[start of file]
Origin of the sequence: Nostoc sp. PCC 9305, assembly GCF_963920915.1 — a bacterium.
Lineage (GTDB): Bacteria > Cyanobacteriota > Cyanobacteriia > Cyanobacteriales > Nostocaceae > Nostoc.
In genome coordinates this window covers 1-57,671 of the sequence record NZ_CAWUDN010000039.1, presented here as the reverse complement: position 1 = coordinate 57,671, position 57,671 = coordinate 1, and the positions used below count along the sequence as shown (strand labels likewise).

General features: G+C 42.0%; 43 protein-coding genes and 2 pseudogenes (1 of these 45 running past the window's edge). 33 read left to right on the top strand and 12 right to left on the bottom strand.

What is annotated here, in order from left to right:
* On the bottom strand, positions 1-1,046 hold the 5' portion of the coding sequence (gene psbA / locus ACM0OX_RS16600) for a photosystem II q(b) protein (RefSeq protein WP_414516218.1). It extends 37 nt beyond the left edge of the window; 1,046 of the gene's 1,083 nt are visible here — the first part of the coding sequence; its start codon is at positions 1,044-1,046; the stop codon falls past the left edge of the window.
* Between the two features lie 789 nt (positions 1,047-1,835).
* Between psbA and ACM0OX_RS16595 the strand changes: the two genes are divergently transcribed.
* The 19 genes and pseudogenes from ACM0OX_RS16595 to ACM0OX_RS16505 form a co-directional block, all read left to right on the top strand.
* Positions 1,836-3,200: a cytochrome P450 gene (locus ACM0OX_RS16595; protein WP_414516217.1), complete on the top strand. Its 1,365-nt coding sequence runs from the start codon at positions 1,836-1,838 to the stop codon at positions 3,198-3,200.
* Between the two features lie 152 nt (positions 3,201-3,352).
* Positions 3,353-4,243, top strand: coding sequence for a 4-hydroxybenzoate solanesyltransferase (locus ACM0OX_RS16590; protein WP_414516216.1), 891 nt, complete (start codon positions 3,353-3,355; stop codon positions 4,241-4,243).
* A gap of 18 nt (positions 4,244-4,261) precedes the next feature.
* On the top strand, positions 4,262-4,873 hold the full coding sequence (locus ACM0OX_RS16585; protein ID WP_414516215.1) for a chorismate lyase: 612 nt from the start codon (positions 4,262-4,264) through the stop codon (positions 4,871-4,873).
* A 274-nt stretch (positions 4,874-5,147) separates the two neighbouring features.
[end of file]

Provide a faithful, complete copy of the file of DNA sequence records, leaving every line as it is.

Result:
Origin of the sequence: Nostoc sp. PCC 9305, assembly GCF_963920915.1 — a bacterium.
Lineage (GTDB): Bacteria > Cyanobacteriota > Cyanobacteriia > Cyanobacteriales > Nostocaceae > Nostoc.
In genome coordinates this window covers 1-57,671 of the sequence record NZ_CAWUDN010000039.1, presented here as the reverse complement: position 1 = coordinate 57,671, position 57,671 = coordinate 1, and the positions used below count along the sequence as shown (strand labels likewise).

General features: G+C 42.0%; 43 protein-coding genes and 2 pseudogenes (1 of these 45 running past the window's edge). 33 read left to right on the top strand and 12 right to left on the bottom strand.

What is annotated here, in order from left to right:
* On the bottom strand, positions 1-1,046 hold the 5' portion of the coding sequence (gene psbA / locus ACM0OX_RS16600) for a photosystem II q(b) protein (RefSeq protein WP_414516218.1). It extends 37 nt beyond the left edge of the window; 1,046 of the gene's 1,083 nt are visible here — the first part of the coding sequence; its start codon is at positions 1,044-1,046; the stop codon falls past the left edge of the window.
* Between the two features lie 789 nt (positions 1,047-1,835).
* Between psbA and ACM0OX_RS16595 the strand changes: the two genes are divergently transcribed.
* The 19 genes and pseudogenes from ACM0OX_RS16595 to ACM0OX_RS16505 form a co-directional block, all read left to right on the top strand.
* Positions 1,836-3,200: a cytochrome P450 gene (locus ACM0OX_RS16595; protein WP_414516217.1), complete on the top strand. Its 1,365-nt coding sequence runs from the start codon at positions 1,836-1,838 to the stop codon at positions 3,198-3,200.
* Between the two features lie 152 nt (positions 3,201-3,352).
* Positions 3,353-4,243, top strand: coding sequence for a 4-hydroxybenzoate solanesyltransferase (locus ACM0OX_RS16590; protein WP_414516216.1), 891 nt, complete (start codon positions 3,353-3,355; stop codon positions 4,241-4,243).
* A gap of 18 nt (positions 4,244-4,261) precedes the next feature.
* On the top strand, positions 4,262-4,873 hold the full coding sequence (locus ACM0OX_RS16585; protein ID WP_414516215.1) for a chorismate lyase: 612 nt from the start codon (positions 4,262-4,264) through the stop codon (positions 4,871-4,873).
* A 274-nt stretch (positions 4,874-5,147) separates the two neighbouring features.